John Henry Blomfield (1850-1928)
John H. Blomfield was born in New Romney, where his father served as parish priest. Coming to Hastings at the age of twelve, he attended the University School. Marrying Mary E. G. Hoffman (c1862-) in 1882 they had five children as of the time of the 1891 census and were living at 43 Cornwallis Gardens As an adult, he was described as retiring, but had a keen interest in painting and chess. He passed away at his then home, 124 Old London Road.
In 1867, Henry Blomfield's two eldest sons, William Knibb Blomfield and John formed a business partnership and purchased the photographic studio of Ayles & Bonniwell at Trinity House, 44 Robertson Street. Their predecessors at the Trinity House studio, Charles C. Ayles and William C. Bonniwell had built up a successful photography business over the previous decade and had attracted customers from the upper classes of society in Hastings & St Leonards. William and John Blomfield had spent an amount of money-making alterations and improvements to the studio including re-naming it the Royal Studio, which was in a prime position in the fashionable shopping parade of Robertson Street ( later referred to as the "'Regent Street' of Hastings" ).
At the end of 1870, William Blomfield and John Blomfield vacated the studio at 44 Robertson Street, letting it out to the photographer Edmund James Eyres (c1833-1910). The Blomfield brothers continued to work as photographers, but used the family home at 6 Shornden Villas in Bohemia Road as their base. Without their well-equipped studio in Trinity House, the Blomfields concentrated more on outdoor work. Messrs Blomfield now styled themselves as "Landscape & Portrait Photographers" and they were more likely to make a journey to the homes of their customers or carry out outdoor commissions than produce formal portraits in a studio setting.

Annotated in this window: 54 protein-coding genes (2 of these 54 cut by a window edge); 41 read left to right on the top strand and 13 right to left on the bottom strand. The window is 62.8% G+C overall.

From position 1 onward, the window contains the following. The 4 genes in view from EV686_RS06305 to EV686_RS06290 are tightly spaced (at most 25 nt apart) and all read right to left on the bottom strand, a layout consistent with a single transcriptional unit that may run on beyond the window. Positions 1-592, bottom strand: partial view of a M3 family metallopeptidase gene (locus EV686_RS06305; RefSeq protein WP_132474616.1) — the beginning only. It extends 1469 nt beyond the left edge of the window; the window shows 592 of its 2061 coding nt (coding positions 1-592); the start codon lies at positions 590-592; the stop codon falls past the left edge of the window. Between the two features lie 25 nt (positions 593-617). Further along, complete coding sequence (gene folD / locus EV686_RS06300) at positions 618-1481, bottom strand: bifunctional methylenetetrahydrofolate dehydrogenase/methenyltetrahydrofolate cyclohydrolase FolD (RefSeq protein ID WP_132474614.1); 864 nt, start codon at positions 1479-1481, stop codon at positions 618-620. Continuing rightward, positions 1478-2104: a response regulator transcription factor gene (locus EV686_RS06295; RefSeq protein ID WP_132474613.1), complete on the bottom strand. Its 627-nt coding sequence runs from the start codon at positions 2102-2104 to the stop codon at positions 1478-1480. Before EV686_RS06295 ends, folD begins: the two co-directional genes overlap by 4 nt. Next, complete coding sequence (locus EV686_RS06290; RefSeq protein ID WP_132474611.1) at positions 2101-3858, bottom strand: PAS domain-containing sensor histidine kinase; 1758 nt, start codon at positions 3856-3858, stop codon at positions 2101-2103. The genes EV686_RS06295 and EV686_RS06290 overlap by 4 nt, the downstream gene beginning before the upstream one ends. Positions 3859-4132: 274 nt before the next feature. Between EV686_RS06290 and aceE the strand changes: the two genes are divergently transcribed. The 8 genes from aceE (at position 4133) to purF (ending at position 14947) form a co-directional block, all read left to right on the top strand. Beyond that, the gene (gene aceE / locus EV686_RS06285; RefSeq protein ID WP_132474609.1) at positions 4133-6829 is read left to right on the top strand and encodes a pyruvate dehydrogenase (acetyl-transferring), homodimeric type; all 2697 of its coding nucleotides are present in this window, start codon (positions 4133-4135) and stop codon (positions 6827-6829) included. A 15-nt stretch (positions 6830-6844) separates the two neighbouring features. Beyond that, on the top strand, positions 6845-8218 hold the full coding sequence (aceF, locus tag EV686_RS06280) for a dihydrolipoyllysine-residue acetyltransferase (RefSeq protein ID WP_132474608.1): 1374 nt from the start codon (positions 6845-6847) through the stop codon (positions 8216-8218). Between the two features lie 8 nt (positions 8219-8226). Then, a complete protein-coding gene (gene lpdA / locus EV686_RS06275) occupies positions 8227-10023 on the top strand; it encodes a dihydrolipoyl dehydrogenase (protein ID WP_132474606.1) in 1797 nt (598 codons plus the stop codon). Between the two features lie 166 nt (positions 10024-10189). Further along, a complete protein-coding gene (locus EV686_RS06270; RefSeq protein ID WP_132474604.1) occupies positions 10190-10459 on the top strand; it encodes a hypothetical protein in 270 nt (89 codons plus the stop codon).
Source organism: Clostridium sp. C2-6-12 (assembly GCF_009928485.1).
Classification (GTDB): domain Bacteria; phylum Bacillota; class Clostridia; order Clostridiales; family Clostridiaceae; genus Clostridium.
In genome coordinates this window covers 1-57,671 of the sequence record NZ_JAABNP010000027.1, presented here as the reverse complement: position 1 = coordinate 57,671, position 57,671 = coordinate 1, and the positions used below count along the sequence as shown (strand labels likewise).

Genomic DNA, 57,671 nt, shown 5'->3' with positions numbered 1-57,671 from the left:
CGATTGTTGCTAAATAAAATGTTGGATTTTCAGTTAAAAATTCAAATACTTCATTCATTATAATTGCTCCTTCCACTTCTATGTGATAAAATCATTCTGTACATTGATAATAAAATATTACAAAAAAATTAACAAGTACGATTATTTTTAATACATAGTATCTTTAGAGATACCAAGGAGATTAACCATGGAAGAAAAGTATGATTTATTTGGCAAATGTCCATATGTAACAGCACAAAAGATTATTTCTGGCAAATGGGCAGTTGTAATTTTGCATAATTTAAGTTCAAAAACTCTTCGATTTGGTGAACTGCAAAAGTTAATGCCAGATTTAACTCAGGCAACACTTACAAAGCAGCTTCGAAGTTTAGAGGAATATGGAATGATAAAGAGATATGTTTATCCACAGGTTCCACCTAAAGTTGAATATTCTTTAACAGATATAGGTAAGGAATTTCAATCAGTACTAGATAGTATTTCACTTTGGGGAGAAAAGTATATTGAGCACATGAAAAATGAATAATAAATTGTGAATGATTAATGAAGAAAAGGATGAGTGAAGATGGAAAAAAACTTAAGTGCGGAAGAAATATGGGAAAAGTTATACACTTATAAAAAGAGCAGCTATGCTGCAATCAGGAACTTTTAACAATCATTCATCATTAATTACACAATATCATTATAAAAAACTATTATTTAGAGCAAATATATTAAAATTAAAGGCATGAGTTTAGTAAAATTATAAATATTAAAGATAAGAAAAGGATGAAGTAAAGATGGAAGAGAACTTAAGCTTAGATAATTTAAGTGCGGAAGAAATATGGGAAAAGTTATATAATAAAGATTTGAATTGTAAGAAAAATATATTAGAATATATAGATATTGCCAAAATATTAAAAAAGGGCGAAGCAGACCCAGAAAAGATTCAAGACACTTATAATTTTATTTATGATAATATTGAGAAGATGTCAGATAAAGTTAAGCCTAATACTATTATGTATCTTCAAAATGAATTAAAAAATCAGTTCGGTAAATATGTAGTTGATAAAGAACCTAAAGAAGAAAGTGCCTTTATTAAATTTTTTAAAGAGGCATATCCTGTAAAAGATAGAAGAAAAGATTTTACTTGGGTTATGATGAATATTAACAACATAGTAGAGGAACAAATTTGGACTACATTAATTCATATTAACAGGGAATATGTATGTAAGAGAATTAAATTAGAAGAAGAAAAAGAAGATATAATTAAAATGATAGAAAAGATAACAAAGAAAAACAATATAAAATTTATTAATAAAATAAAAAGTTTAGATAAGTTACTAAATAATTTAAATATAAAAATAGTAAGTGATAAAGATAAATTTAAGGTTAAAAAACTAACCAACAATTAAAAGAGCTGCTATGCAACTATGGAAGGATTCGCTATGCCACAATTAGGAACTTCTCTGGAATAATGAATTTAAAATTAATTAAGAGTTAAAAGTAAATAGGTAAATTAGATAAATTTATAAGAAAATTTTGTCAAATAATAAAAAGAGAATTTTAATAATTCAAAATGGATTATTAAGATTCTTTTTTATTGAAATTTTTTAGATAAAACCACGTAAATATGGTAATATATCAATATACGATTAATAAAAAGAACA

When the 1871 census was taken, William K. Blomfield was recorded as an "Artist Photographer" residing at 6 Shornden Villas with his mother and seven of his siblings. William's younger brother John Henry Blomfield was "on the road" in his new role as a travelling photographer. During the 1871 census, John Blomfield was working some 7 miles away in the village of Sedlescombe, lodging at the house of George Beney, a local grocer. In the census return John Blomfield is described as a "Photographic Artist", aged 20.
In 1872, Edmund James Eyres left 44 Robertson Street and moved into a studio at 21 White Rock. John Henry Blomfield returned to the Trinity House studio and ran the business under the name of John Blomfield & Co. His brother William Blomfield was in poor health and so he retired from the business and eventually travelled back to Jamaica, the island of his birth.
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References & Notes
- UK Census Records (England, Scotland, Wales): FreeCEN - UK Census Records (England, Scotland, Wales), accessdate: 24 January 2020